CHICAGO — Stay-at-home advisories nationwide have forced consumers to revisit their health and wellness priorities as they've come to experience a drastic lifestyle shift.
According to new information from NPD Group's National Eating Trends service, as part of adjusting to this new normal, consumers are going back to the basics.
For example, in-home consumption has increased for eggs, cold cereal and bread. Additionally, the consumption of snacks and treats indicates that consumers are using some foods to help with boredom and keep their spirits up.
Consumers are also treating themselves with sweet indulgences more than they did last year. This April, nearly four in 10 said having snacks and treats on hand is part of their pantry strategy. The categories they’re stocking up with three or more items of are salty snacks, ice cream and cookies.
The consumption of snacks and treats is increasing, particularly sweets in the evening more than any other time of the day, reverses a decade-long trend away from evening snacking and toward more healthful options in the morning, NPD reported.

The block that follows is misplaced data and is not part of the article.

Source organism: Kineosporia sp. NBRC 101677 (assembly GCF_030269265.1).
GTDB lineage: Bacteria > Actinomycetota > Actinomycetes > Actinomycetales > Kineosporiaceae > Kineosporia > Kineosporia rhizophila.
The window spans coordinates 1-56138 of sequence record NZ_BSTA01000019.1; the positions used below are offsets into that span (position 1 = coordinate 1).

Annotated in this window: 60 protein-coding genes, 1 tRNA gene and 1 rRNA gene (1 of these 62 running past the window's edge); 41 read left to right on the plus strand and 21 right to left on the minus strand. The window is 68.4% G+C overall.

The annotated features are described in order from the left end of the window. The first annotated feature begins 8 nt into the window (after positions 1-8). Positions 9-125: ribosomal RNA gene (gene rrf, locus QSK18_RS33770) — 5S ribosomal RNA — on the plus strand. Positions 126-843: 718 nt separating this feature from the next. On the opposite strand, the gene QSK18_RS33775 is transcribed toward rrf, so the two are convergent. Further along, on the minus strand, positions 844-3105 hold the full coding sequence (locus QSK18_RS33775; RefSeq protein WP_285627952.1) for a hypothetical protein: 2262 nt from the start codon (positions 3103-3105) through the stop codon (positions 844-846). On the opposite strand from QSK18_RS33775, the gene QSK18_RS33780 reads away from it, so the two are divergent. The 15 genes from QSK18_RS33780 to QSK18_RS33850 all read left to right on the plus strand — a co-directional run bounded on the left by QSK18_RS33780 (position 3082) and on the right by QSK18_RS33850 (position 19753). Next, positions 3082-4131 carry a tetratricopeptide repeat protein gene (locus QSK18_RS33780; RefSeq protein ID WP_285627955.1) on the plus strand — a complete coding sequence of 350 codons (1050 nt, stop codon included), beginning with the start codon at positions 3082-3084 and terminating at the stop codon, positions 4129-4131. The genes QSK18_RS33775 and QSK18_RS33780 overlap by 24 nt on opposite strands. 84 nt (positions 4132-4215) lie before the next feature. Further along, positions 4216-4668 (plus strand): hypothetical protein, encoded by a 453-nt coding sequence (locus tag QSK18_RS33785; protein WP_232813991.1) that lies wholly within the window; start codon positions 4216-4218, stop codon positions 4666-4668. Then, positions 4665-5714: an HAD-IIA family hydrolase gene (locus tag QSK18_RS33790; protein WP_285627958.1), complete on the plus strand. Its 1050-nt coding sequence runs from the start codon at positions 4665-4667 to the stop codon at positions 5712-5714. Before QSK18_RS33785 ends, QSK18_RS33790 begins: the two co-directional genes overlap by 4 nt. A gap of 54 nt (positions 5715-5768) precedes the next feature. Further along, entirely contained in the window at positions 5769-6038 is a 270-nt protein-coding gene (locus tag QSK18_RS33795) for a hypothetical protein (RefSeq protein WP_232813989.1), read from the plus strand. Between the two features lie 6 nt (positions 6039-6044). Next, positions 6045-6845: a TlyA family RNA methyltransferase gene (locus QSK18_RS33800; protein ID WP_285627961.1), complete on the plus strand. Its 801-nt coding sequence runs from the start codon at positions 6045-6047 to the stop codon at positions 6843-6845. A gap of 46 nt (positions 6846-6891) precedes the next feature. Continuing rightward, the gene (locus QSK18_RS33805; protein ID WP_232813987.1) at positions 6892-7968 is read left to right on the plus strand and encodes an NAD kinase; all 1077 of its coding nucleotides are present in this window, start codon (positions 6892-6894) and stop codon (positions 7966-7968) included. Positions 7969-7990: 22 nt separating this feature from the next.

When it comes to snacking and treating, the market research firm also found that:
- Along with the willingness to consume treats is a decline in the number of adults avoiding sugars — the first decline of this type in nearly a decade.
- There are fewer adults avoiding sodium and alcohol now, which proves consumers are pausing their health goals and looking to foods and beverages for stress relief.
Consumers are also concerned about relieving the stress of health precautions. In early 2020, concerns about stress-eating increased as consumers followed their own diets. In April 2019, 17.3 percent of consumers said they were on a diet plan of their own making; that fell to 13.5 percent in April this year.
"Interestingly, many structured nutrition plans, such as Keto, maintained their participation rates. In a time of uncertainty, these plans may give consumers a sense of structure when other areas of their lives become disorganized or disrupted," said Darren Seifer, executive director, industry analyst, food consumption for NPD. "The only structured nutrition plan that lost ground in this period was intermittent fasting, which puts off eating until a specified hour in the day."
The pause on weight loss and overall wellness remains strong, suggesting consumers will go back to nutrition plans when they feel they can incorporate them back into their lives. In the meantime, marketers can focus on immunity strength, stress relief and structure, Seifer offered.
Chicago-based NPD Group offers data, industry expertise and prescriptive analytics to help clients grow their businesses.